How to Coach Employees with Compassion (Part 2)


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Attendees learned valuable strategies on how to use compassion to prepare for their coaching sessions:

* Set a positive climate that fosters respect
* Focus on long-term development— not on altering short-term performance
* Discover your employees’ personal goals

Part Two of our 3-part series took place on Tuesday November 29 at 2 pm ET. Join us as Teleos’ scholar-practitioners, Suzanne Rotondo and Gretchen Schmelzer share how you can:

* Deepen the conversation with your team
* Get the feedback you’re looking for
* Build on the coaching reflections from Part One

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How to Coach Employees with Compassion (Part 2)

  1. 1. Coaching with Compassion (Part 2) Teleos Leadership Institute Powered by:
  2. 2. Rypple Leadership Series Your Host Our Guests Nick Stein Suzanne Rotondo& Gretchen SchmelzerDirector of Content & Media Executive Director & Senior Consultant Rypple Teleos Leadershi p Institute @stein_nick
  3. 3. Coaching with Rypple
  4. 4. Rypple Leadership Series Your Host Our Guests Nick Stein Suzanne Rotondo& Gretchen SchmelzerDirector of Content & Media Executive Director & Senior Consultant Rypple Teleos Leadershi p Institute @stein_nick
  5. 5. PollingWhere in the world are you?US EastUS WestUS OtherCanadaEuropeAsiaAfricaAustralia/New Zealand
  6. 6. To get the most out of today’s webinar..• Be here.• Be open.• Have a notebook and a pen to write.• Be willing to commit to action.
  7. 7. About Teleos Leadership Institute•Founded in 2001 by scholar/practitioners inleadership. We emphasize mindfulness, hope andcompassion as key to success.•We are executive coaches and also train andsupervise other executive coaches, both one onone and inside large organizations that want tohave a coaching culture.•Based on research in neuropsychology, groupdynamics, emotional intelligence, organizationaldevelopment, and more. Teleos is the team behind New York Times bestselling business•Based in Philadelphia, USA. Teleos works in many books and numerous articles onfields: UNDP, Unisys, Google, US Steel, leadership in Harvard BusinessUniCreditBanc, Prudential UK, Nature Conservancy Review.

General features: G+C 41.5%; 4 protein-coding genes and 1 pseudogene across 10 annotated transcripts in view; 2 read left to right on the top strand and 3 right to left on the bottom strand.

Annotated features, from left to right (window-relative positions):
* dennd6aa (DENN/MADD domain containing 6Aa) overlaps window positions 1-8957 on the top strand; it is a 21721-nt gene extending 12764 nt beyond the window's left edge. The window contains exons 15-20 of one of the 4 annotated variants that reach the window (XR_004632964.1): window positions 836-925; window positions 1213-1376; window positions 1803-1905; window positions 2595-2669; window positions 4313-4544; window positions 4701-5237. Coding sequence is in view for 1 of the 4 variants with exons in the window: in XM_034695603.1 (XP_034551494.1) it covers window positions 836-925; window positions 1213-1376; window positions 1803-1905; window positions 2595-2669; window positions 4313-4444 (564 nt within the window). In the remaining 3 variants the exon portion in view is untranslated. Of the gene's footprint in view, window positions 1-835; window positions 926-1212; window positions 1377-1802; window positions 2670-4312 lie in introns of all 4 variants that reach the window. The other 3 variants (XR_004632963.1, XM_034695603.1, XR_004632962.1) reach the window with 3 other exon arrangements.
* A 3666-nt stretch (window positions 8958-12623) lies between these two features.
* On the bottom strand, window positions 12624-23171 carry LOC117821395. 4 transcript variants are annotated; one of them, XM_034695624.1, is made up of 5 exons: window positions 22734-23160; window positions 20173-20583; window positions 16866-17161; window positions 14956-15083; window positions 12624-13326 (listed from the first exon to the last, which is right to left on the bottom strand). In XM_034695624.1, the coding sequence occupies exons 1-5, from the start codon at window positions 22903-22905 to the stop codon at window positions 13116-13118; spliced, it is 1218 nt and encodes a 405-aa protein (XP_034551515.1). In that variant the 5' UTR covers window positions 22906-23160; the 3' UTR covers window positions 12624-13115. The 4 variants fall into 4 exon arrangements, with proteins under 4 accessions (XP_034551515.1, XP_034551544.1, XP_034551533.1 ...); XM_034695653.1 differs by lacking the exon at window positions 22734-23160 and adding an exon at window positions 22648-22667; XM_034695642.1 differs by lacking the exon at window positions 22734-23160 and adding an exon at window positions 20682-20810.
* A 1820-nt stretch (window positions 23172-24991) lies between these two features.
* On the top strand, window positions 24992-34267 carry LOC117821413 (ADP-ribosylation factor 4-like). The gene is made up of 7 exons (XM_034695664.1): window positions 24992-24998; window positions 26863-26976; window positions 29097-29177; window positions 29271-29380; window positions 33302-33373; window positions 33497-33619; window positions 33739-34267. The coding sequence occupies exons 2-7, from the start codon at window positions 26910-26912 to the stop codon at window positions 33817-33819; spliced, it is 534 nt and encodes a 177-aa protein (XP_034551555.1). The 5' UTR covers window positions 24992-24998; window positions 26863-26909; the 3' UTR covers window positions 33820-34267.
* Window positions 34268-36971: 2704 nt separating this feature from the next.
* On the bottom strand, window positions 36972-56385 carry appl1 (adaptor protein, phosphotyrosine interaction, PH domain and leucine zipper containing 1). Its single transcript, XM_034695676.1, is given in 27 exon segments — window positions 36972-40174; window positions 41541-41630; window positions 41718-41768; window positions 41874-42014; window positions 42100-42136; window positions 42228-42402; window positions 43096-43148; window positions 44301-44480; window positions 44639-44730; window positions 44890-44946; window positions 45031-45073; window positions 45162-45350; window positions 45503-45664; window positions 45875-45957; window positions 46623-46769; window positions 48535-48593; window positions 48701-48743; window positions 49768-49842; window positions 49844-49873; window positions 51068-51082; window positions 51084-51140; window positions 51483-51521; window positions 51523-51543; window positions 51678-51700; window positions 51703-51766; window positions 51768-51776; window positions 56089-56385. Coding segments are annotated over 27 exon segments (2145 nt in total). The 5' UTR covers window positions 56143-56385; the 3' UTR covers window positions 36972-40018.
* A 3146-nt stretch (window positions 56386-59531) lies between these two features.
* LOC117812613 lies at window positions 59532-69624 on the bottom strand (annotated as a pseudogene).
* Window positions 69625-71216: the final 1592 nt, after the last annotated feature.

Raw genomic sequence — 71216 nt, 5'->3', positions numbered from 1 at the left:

8. 8. Coaching with Compassion TimelineWebinar 1 • Mindset and preparation for meeting • Establish trust, set the emotional climate • Start the conversation: What are my aspirations? October • AssignmentWebinar 2 • Review Reflections • Leaders Set Climate; Why Climate Matters • Reality check: Getting feedbackNovember • AssignmentWebinar 3 • Set Goals: Find intersection of aspirations and what organization needs. • What’s the path forward? Co-design pathway & experiments January • Track learning; tweak along the way; reinforce positive change
  9. 9. What we’ll cover today• Mindset of a coaching manager (review)• Explore how leaders set the climate in organizations• See how climate drives results• We’ll get specific with Part 2 of the 3-part coaching with compassion developmental process.
  10. 10. Mindset of a Coaching ManagerInvests their energy inanother person to helpthem reach their desiredpotential—bothpersonally andprofessionally.
  11. 11. Mindset of Coaching ManagerBeyond trackingperformance andresults, finds the highestand best points ofintersection between theaspirations/goals of directreport(s) and what theorganization needs.
  12. 12. What Does a Coaching Manager Do?– Creates conditions for a person to maximize her/his performance and potential– Helps a person move from her/his current situation to where s/he wants to be– Behaves in ways that engender trust and trustworthiness: respectful, curious, timely, consistent, present, caring– Sets climate for the team, department or organization
  13. 13. ClimateOn a department ororganizational level, acoaching manager (andall leaders) sets theclimate.
  14. 14. • The leader’s emotions affect culture and climate • Culture and climate account for nearly 30% of organizational performance Culture &Leader Behavior Climate Results ©McKee, Boyatzis, Johnston. Becoming a Resonant Leader
  15. 15. What Is Organizational Climate?Recurring patterns ofbehavior, attitudesand feelings thatcharacterize life inthe organization andare a major force ininfluencing employeebehavior.
  16. 16. What Motivates UsThere is a gulfbetween whatemployees need doto “get by” and whatthey can do if theyperform at their fullpotential.
  17. 17. What Motivates usA positive climateencouragesdiscretionary effortand commitment, itspurs creativity andinnovative thinking.This is where coachingmanagers fit in.